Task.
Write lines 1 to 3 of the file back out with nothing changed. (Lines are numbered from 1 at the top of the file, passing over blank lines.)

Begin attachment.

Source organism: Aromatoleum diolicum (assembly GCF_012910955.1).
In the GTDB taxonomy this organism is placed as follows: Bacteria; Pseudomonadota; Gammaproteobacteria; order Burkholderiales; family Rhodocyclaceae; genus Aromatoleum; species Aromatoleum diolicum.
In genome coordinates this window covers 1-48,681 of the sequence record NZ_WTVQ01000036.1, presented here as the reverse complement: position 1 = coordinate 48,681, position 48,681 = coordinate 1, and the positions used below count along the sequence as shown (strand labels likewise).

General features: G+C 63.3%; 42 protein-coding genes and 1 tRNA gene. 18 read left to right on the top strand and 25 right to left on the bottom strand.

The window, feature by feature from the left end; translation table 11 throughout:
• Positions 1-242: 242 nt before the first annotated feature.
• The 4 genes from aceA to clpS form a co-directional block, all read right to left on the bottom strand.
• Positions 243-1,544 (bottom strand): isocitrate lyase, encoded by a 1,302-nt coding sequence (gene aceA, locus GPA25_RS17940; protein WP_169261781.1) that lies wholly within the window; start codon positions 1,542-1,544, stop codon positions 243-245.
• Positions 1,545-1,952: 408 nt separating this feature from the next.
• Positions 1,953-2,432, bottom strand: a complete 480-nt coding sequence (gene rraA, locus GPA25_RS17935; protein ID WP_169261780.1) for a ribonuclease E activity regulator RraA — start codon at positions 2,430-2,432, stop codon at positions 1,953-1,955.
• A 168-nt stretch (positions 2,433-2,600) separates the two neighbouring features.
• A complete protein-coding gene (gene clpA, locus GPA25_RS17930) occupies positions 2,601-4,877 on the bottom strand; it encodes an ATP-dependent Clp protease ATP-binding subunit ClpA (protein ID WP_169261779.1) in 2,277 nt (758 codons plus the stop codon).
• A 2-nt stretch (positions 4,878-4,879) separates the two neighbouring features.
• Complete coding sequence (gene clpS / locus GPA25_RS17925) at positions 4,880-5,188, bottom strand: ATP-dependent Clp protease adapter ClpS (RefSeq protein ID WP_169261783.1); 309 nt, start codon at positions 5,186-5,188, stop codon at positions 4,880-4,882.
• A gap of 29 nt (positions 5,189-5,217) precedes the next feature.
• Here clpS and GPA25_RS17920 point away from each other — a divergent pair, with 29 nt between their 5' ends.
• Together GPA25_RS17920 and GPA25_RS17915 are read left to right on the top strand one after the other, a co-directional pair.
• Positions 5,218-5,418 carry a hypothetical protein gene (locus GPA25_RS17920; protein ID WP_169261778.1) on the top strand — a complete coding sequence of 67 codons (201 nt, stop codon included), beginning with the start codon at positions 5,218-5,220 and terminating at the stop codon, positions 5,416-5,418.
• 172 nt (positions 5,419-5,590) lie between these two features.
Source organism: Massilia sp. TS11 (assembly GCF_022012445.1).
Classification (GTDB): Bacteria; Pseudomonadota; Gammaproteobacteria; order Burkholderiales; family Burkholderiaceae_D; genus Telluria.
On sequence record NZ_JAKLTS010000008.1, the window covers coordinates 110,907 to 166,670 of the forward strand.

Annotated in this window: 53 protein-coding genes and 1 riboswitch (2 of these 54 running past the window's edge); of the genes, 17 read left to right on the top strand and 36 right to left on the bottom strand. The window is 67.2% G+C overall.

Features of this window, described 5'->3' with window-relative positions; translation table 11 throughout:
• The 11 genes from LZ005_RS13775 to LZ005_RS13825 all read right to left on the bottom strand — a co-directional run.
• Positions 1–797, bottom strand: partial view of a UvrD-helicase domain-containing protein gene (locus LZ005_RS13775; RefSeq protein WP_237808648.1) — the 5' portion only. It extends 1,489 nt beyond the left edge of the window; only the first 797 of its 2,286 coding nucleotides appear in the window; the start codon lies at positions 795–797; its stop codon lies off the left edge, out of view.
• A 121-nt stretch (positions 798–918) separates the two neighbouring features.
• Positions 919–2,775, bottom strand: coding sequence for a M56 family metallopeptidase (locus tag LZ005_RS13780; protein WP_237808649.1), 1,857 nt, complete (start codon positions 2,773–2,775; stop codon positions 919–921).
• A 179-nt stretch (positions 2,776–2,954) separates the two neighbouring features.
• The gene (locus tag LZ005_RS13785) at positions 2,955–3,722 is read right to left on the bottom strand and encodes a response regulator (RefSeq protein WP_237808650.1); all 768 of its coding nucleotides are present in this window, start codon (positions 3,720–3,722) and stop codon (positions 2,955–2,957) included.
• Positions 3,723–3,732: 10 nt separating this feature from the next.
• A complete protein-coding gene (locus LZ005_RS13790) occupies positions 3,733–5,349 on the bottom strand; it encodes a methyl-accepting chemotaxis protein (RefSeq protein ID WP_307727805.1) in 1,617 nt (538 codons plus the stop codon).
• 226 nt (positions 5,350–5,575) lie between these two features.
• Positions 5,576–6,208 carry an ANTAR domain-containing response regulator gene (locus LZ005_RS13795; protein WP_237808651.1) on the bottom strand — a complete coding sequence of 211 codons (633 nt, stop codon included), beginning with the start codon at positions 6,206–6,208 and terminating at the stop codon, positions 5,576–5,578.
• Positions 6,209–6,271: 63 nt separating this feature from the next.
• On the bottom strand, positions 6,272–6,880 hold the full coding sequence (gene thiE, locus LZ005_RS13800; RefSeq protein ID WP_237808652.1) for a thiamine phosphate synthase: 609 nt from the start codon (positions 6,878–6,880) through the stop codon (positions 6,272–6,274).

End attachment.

Source organism: Aromatoleum diolicum (assembly GCF_012910955.1).
In the GTDB taxonomy this organism is placed as follows: Bacteria; Pseudomonadota; Gammaproteobacteria; order Burkholderiales; family Rhodocyclaceae; genus Aromatoleum; species Aromatoleum diolicum.
In genome coordinates this window covers 1-48,681 of the sequence record NZ_WTVQ01000036.1, presented here as the reverse complement: position 1 = coordinate 48,681, position 48,681 = coordinate 1, and the positions used below count along the sequence as shown (strand labels likewise).